Friday, September 19, 2014

Review: Wonder by R.J. Palacio

Author R.J. Palacio
Title: Wonder
Author: R.J. Palacio
Published: 2012 by The Bodley Head (Random House group)
Pages: 313
Find it at: Flipkart / Amazon
My Rating: 5/5! <3

Goodreads Blurb!
I won't describe what I look like. Whatever you're thinking, it's probably worse.

August (Auggie) Pullman was born with a facial deformity that prevented him from going to a mainstream school—until now. He's about to start 5th grade at Beecher Prep, and if you've ever been the new kid then you know how hard that can be. The thing is Auggie's just an ordinary kid, with an extraordinary face. But can he convince his new classmates that he's just like them, despite appearances?

R. J. Palacio has written a spare, warm, uplifting story that will have readers laughing one minute and wiping away tears the next. With wonderfully realistic family interactions (flawed, but loving), lively school scenes, and short chapters, Wonder is accessible to readers of all levels.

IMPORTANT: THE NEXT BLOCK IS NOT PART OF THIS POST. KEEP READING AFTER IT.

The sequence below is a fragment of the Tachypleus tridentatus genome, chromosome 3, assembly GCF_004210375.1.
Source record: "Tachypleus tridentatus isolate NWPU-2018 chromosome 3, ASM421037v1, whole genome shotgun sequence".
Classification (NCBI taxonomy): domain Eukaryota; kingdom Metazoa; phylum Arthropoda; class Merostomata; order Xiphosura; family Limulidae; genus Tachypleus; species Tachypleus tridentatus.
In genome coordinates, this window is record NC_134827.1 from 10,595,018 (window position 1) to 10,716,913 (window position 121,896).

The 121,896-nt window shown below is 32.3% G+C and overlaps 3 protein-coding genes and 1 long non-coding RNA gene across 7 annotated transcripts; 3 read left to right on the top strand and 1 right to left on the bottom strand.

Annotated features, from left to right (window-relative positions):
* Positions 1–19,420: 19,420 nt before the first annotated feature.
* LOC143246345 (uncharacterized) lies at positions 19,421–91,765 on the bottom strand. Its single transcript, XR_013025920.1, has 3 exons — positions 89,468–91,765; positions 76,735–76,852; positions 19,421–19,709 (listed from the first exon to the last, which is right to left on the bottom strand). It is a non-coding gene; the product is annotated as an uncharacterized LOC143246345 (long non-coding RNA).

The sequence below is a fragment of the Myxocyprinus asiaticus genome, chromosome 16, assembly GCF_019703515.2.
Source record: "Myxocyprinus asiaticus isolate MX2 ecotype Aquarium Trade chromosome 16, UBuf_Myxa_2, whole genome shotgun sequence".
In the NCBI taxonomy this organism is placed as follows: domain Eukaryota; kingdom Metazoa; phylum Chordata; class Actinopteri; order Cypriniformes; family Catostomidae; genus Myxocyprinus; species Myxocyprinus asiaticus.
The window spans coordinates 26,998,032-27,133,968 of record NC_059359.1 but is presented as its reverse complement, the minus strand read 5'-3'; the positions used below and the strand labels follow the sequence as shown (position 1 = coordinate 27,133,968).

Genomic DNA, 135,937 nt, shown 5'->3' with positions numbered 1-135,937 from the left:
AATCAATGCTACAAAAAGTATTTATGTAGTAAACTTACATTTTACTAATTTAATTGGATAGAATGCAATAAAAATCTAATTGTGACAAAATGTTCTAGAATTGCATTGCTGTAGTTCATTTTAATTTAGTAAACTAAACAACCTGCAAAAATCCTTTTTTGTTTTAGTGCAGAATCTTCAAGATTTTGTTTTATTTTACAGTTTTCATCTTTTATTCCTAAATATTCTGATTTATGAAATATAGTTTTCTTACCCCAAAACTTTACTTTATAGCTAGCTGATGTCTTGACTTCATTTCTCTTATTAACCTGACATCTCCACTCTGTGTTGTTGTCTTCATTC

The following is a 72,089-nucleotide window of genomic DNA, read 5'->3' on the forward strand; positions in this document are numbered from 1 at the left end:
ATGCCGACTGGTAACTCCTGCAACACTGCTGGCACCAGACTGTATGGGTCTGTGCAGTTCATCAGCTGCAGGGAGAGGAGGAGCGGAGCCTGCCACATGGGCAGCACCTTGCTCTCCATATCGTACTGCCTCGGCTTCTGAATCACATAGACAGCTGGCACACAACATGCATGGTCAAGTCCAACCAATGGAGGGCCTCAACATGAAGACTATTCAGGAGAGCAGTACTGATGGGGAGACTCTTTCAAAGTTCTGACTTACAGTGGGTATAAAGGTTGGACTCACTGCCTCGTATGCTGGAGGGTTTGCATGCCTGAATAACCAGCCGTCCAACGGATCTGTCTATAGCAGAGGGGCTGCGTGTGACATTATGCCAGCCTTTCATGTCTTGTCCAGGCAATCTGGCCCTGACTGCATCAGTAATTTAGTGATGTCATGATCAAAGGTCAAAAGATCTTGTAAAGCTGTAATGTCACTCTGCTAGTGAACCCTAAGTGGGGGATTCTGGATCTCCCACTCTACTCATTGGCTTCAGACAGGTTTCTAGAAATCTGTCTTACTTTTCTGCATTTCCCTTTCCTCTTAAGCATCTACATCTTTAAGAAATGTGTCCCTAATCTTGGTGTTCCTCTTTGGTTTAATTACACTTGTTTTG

My Thoughts!
The use of words here might seem lame, but Wonder is a wonderful story. August (Auggie) Pullman is a ten year old kid with a facial deformity (craniofacial abnormalities). That shouldn't be something to define him by, but it's also something that cannot be ignored, not at first anyway. It's hard for him to deal with it and within the carefully presented story in Wonder, we live through a year in Auggie's life as he makes a major transition - going to school for the first time in fifth grade, after having been home-schooled for years. It's not a sad story, but it's a lot about dealing with problems. It's about friendship, love and kindness and all the human things that take time to develop, but develop they do. He's most certainly not disabled, so his parents choose to send him to a regular school. It's hard for August to initially find himself the center of attention for so many people at once. He's used to being stared at, or perhaps the quick saw-you-but-ohmygod-I'll-look-away kind of awkward look, but definitely not coming across a huge group of middle schoolers who could be mean, awkward or totally kind. 

Pic credit: Mr. Solarz